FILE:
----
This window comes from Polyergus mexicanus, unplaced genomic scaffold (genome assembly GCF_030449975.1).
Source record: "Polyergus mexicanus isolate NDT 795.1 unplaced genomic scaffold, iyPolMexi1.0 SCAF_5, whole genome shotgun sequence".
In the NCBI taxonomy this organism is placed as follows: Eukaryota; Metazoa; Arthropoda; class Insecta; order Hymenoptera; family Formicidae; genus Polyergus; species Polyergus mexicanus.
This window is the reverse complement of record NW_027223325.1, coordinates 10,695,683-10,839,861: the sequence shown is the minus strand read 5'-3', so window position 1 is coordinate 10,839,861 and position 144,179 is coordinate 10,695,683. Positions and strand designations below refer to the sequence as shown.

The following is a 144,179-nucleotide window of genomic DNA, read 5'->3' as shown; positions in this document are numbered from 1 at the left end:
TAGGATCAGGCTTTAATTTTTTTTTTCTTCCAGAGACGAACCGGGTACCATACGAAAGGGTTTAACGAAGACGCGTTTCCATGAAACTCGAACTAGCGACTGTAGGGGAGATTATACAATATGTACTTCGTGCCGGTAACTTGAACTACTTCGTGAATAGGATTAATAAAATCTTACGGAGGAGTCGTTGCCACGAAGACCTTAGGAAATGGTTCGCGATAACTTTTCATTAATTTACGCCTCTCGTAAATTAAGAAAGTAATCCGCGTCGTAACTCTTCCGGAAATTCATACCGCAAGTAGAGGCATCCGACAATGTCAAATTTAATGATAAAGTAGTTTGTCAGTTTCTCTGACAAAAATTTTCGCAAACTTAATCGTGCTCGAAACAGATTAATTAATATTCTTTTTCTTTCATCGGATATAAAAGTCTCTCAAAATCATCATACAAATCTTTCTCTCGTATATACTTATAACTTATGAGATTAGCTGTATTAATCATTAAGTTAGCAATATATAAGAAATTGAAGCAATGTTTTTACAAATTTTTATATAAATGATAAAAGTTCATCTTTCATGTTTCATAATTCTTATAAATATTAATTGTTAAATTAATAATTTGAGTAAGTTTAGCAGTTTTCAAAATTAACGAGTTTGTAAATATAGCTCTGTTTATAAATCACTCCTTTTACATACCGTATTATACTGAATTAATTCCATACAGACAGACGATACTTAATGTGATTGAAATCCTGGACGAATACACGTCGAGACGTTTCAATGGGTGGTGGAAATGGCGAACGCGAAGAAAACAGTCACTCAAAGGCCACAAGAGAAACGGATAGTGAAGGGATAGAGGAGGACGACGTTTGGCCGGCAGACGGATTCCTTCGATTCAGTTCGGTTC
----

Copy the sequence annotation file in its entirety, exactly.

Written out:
This window comes from Polyergus mexicanus, unplaced genomic scaffold (genome assembly GCF_030449975.1).
Source record: "Polyergus mexicanus isolate NDT 795.1 unplaced genomic scaffold, iyPolMexi1.0 SCAF_5, whole genome shotgun sequence".
In the NCBI taxonomy this organism is placed as follows: Eukaryota; Metazoa; Arthropoda; class Insecta; order Hymenoptera; family Formicidae; genus Polyergus; species Polyergus mexicanus.
This window is the reverse complement of record NW_027223325.1, coordinates 10,695,683-10,839,861: the sequence shown is the minus strand read 5'-3', so window position 1 is coordinate 10,839,861 and position 144,179 is coordinate 10,695,683. Positions and strand designations below refer to the sequence as shown.

The following is a 144,179-nucleotide window of genomic DNA, read 5'->3' as shown; positions in this document are numbered from 1 at the left end:
TAGGATCAGGCTTTAATTTTTTTTTTCTTCCAGAGACGAACCGGGTACCATACGAAAGGGTTTAACGAAGACGCGTTTCCATGAAACTCGAACTAGCGACTGTAGGGGAGATTATACAATATGTACTTCGTGCCGGTAACTTGAACTACTTCGTGAATAGGATTAATAAAATCTTACGGAGGAGTCGTTGCCACGAAGACCTTAGGAAATGGTTCGCGATAACTTTTCATTAATTTACGCCTCTCGTAAATTAAGAAAGTAATCCGCGTCGTAACTCTTCCGGAAATTCATACCGCAAGTAGAGGCATCCGACAATGTCAAATTTAATGATAAAGTAGTTTGTCAGTTTCTCTGACAAAAATTTTCGCAAACTTAATCGTGCTCGAAACAGATTAATTAATATTCTTTTTCTTTCATCGGATATAAAAGTCTCTCAAAATCATCATACAAATCTTTCTCTCGTATATACTTATAACTTATGAGATTAGCTGTATTAATCATTAAGTTAGCAATATATAAGAAATTGAAGCAATGTTTTTACAAATTTTTATATAAATGATAAAAGTTCATCTTTCATGTTTCATAATTCTTATAAATATTAATTGTTAAATTAATAATTTGAGTAAGTTTAGCAGTTTTCAAAATTAACGAGTTTGTAAATATAGCTCTGTTTATAAATCACTCCTTTTACATACCGTATTATACTGAATTAATTCCATACAGACAGACGATACTTAATGTGATTGAAATCCTGGACGAATACACGTCGAGACGTTTCAATGGGTGGTGGAAATGGCGAACGCGAAGAAAACAGTCACTCAAAGGCCACAAGAGAAACGGATAGTGAAGGGATAGAGGAGGACGACGTTTGGCCGGCAGACGGATTCCTTCGATTCAGTTCGGTTC